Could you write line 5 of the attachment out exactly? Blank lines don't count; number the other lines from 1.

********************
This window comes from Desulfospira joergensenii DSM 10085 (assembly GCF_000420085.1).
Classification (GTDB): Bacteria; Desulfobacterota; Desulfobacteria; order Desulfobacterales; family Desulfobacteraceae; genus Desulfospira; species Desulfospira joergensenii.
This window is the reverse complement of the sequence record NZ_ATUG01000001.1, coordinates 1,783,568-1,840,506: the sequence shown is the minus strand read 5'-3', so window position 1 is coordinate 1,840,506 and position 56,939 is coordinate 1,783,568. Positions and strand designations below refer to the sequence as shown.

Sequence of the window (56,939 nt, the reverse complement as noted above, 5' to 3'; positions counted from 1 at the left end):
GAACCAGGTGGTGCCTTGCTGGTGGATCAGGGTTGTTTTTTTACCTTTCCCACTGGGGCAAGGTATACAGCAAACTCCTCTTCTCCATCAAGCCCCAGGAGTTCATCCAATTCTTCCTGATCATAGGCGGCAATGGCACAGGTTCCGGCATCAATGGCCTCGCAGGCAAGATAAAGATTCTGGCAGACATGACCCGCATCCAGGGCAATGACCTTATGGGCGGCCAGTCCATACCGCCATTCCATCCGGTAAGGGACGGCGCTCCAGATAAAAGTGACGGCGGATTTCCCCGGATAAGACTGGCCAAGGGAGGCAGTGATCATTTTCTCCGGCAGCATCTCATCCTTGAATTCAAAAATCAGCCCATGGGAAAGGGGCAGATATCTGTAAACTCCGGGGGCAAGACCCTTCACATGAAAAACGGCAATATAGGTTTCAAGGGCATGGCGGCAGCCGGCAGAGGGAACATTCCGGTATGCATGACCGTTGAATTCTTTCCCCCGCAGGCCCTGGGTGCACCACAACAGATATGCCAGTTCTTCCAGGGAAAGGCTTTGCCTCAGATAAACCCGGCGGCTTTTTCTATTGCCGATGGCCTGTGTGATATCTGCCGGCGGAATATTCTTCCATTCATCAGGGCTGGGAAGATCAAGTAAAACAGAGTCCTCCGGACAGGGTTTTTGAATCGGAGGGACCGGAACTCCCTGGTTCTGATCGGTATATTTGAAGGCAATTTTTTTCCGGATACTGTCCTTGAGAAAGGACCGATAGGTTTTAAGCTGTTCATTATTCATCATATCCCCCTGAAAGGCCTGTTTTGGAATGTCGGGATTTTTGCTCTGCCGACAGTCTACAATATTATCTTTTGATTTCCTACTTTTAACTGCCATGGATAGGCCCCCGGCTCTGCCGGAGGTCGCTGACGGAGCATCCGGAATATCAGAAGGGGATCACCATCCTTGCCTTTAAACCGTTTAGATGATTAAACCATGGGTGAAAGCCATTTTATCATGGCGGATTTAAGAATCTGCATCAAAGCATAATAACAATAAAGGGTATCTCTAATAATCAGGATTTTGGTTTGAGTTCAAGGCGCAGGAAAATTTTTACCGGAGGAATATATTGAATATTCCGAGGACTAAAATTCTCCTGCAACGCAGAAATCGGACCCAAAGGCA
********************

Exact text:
GAACCAGGTGGTGCCTTGCTGGTGGATCAGGGTTGTTTTTTTACCTTTCCCACTGGGGCAAGGTATACAGCAAACTCCTCTTCTCCATCAAGCCCCAGGAGTTCATCCAATTCTTCCTGATCATAGGCGGCAATGGCACAGGTTCCGGCATCAATGGCCTCGCAGGCAAGATAAAGATTCTGGCAGACATGACCCGCATCCAGGGCAATGACCTTATGGGCGGCCAGTCCATACCGCCATTCCATCCGGTAAGGGACGGCGCTCCAGATAAAAGTGACGGCGGATTTCCCCGGATAAGACTGGCCAAGGGAGGCAGTGATCATTTTCTCCGGCAGCATCTCATCCTTGAATTCAAAAATCAGCCCATGGGAAAGGGGCAGATATCTGTAAACTCCGGGGGCAAGACCCTTCACATGAAAAACGGCAATATAGGTTTCAAGGGCATGGCGGCAGCCGGCAGAGGGAACATTCCGGTATGCATGACCGTTGAATTCTTTCCCCCGCAGGCCCTGGGTGCACCACAACAGATATGCCAGTTCTTCCAGGGAAAGGCTTTGCCTCAGATAAACCCGGCGGCTTTTTCTATTGCCGATGGCCTGTGTGATATCTGCCGGCGGAATATTCTTCCATTCATCAGGGCTGGGAAGATCAAGTAAAACAGAGTCCTCCGGACAGGGTTTTTGAATCGGAGGGACCGGAACTCCCTGGTTCTGATCGGTATATTTGAAGGCAATTTTTTTCCGGATACTGTCCTTGAGAAAGGACCGATAGGTTTTAAGCTGTTCATTATTCATCATATCCCCCTGAAAGGCCTGTTTTGGAATGTCGGGATTTTTGCTCTGCCGACAGTCTACAATATTATCTTTTGATTTCCTACTTTTAACTGCCATGGATAGGCCCCCGGCTCTGCCGGAGGTCGCTGACGGAGCATCCGGAATATCAGAAGGGGATCACCATCCTTGCCTTTAAACCGTTTAGATGATTAAACCATGGGTGAAAGCCATTTTATCATGGCGGATTTAAGAATCTGCATCAAAGCATAATAACAATAAAGGGTATCTCTAATAATCAGGATTTTGGTTTGAGTTCAAGGCGCAGGAAAATTTTTACCGGAGGAATATATTGAATATTCCGAGGACTAAAATTCTCCTGCAACGCAGAAATCGGACCCAAAGGCA